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Re: [ba-unrev-talk] Re: Corporate Morality

I believe there is more common ground here than meets the eye.    (01)

Socrates once lamented the deplorable lapse of democracy, where
in the early days, when they wanted to build a ship, they listened to
Simon the boatbuilder, in the latter days Demosthenes the orator and
sophist appealed to emotions and used elocutory eloquence to
persuade -- even when the position made no sense.    (02)

In other words, in the first example, people were adept at identifying
the experts. In the second, the class of professional politicians had
emerged.    (03)

In the present context, a shared-knowledge system produces the
result that a good democracy *should* produce -- the combined
considerations of everyone who *cares* about the issue.    (04)

Like capitalism in a free society, the issue is not that some people are    (05)

wealthy while most are not -- the issue is that anyone who *cares*
to be -- who has the ambition, talent, and work ethic to do so, *can*
be wealthy. In other words, the issue is equal opportunity. (Which is
why a near-confiscatory death tax is a requirement -- to *keep* a
reasonably level playing field, within limits.)    (06)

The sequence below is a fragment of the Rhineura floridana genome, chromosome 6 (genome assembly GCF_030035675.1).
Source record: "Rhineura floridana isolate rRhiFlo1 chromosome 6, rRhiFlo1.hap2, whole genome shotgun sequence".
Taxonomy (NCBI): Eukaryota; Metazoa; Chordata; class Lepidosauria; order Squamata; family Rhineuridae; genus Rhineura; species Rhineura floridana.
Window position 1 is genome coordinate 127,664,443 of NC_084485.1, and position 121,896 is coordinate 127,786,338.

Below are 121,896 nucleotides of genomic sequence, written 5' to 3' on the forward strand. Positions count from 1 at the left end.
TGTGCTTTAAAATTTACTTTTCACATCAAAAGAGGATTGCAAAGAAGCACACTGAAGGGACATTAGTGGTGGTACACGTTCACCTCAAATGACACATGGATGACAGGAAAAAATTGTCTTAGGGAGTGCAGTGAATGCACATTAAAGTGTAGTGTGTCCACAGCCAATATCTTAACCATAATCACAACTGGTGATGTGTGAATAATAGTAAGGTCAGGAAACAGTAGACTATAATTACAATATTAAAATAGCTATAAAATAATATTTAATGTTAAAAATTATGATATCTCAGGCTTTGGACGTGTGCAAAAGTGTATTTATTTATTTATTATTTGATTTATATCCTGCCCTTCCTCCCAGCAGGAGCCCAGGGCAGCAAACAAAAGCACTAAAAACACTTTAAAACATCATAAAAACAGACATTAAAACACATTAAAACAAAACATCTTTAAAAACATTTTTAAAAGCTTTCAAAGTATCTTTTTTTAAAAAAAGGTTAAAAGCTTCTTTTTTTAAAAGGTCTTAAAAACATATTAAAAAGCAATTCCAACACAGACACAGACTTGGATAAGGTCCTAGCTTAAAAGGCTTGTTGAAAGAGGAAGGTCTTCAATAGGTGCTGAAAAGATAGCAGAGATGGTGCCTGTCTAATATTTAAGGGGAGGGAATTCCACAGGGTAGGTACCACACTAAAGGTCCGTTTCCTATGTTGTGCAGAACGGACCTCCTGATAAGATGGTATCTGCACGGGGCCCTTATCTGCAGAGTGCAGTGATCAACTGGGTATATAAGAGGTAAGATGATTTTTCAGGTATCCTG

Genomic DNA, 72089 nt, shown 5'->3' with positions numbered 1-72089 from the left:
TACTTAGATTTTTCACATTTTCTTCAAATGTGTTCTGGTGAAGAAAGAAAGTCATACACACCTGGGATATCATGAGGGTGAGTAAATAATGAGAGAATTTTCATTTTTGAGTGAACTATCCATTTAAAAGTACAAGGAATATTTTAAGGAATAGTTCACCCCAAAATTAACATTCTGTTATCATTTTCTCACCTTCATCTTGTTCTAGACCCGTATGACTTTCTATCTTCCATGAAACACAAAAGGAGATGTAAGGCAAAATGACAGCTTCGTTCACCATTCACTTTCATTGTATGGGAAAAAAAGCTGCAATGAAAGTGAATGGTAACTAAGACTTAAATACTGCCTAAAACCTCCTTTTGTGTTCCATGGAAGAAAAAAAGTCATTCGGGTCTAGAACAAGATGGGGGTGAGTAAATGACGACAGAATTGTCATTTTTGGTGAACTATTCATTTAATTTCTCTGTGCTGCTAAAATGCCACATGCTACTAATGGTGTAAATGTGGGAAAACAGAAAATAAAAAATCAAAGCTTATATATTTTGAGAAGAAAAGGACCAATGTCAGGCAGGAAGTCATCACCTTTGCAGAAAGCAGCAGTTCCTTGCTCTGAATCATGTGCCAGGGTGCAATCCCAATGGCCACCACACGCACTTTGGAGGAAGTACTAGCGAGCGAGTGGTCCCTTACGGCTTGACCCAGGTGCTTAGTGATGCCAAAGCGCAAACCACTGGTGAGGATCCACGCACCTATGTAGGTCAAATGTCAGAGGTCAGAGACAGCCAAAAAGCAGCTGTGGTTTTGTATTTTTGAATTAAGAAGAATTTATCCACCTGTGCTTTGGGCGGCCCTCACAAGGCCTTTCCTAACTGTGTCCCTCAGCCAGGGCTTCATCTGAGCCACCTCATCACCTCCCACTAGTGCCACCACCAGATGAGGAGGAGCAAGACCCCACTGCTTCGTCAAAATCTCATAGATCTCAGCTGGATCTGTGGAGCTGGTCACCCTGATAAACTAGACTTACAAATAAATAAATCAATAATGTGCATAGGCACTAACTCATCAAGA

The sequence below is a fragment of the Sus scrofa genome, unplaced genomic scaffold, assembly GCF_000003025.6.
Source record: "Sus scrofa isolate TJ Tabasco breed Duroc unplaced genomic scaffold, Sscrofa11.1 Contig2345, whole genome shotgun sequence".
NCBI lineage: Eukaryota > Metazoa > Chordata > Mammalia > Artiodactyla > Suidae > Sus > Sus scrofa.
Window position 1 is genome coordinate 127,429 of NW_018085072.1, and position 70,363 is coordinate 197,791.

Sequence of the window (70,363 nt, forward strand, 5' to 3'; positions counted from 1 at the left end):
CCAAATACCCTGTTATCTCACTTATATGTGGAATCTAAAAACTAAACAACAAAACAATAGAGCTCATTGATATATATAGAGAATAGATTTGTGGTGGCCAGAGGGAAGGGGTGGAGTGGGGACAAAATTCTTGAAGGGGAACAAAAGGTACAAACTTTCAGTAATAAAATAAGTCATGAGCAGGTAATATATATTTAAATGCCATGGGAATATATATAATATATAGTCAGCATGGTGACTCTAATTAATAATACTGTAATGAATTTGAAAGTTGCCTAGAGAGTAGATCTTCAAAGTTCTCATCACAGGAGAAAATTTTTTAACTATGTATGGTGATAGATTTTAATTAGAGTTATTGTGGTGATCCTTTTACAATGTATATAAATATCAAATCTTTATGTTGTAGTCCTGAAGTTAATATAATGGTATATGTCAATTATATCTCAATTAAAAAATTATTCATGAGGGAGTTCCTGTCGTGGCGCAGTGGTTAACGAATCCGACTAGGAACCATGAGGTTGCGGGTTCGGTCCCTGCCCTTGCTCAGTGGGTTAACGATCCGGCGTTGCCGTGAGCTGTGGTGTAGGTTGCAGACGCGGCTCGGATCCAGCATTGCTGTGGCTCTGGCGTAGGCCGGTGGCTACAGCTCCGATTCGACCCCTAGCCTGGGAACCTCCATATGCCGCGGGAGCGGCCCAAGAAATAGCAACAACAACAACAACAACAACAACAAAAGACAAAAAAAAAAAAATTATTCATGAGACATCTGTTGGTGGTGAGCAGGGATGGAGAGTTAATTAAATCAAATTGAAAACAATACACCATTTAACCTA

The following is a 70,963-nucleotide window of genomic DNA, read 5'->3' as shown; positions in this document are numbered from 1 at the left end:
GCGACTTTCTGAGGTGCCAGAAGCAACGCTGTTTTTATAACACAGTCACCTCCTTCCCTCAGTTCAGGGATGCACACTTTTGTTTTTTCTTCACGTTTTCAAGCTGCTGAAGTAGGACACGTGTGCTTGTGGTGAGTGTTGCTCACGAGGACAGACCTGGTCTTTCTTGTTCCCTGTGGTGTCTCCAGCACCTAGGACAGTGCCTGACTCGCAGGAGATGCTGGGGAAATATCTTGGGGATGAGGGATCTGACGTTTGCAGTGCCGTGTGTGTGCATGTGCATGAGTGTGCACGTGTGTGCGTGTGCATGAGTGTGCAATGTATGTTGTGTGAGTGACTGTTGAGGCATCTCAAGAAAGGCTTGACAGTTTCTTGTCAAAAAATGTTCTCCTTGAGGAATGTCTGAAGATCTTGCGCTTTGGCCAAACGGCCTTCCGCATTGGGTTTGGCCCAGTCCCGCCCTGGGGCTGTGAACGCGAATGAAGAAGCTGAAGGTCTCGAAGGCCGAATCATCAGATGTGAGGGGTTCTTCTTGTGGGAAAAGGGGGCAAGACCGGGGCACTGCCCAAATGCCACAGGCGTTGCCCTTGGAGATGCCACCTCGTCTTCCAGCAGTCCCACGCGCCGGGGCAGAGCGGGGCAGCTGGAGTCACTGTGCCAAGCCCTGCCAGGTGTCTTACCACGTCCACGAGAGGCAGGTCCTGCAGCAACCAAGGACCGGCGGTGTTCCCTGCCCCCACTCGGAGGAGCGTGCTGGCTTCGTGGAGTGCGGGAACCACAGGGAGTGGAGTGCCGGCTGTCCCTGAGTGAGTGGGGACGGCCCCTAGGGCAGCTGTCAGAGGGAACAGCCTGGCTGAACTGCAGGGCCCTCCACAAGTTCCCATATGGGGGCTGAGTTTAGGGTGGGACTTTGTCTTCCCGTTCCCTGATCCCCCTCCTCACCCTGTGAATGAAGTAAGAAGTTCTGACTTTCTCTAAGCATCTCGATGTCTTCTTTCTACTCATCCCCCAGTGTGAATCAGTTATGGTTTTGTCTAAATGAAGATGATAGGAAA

So the goal is to *allow* millions of people to participate, issue by
issue, in a way that lets the opinions of the most informed rule.
That translates to:
   1) Ranking systems -- so ideas can be evaluated
   2) Reputation systems -- so evaluators can be ranked    (07)

John Turnbull wrote:    (08)

> At the risk of joining this thread too late, I feel I have to take
> issue with Gary when he says,
> The idea, for example, that a million non-thinking people can arrive
> at better solutions than a few very intelligent, thinking people who
> study the issues seriously is simply silly.
> Who are these 'non-thinking' people, Gary? This is exactly the kind of
> attitude that has prevented real democracy from emerging, that has
> kept millions of people from playing a meaningful role in the conduct
> of their own societies' affairs.Somebody asked in an earlier posting
> "what is wrong with democracy?" The answer is that we don't have any -
> all we have is pseudo-democracy, which has evolved for the purpose
> that is implicit in Gary's thinking: to exclude the masses and let
> those who 'know best' make the decisions. If we are to have anything
> approaching a just society, ALL of the people affected by decisions
> MUST be have the opportunity to be involved in the decision making
> process. Democracy must be a learning process, with all of us learning
> from each other, not simply the 'non-thinking' people being lectured
> at by those who 'know' what's good for them.
> Cheers,
> John
>    (09)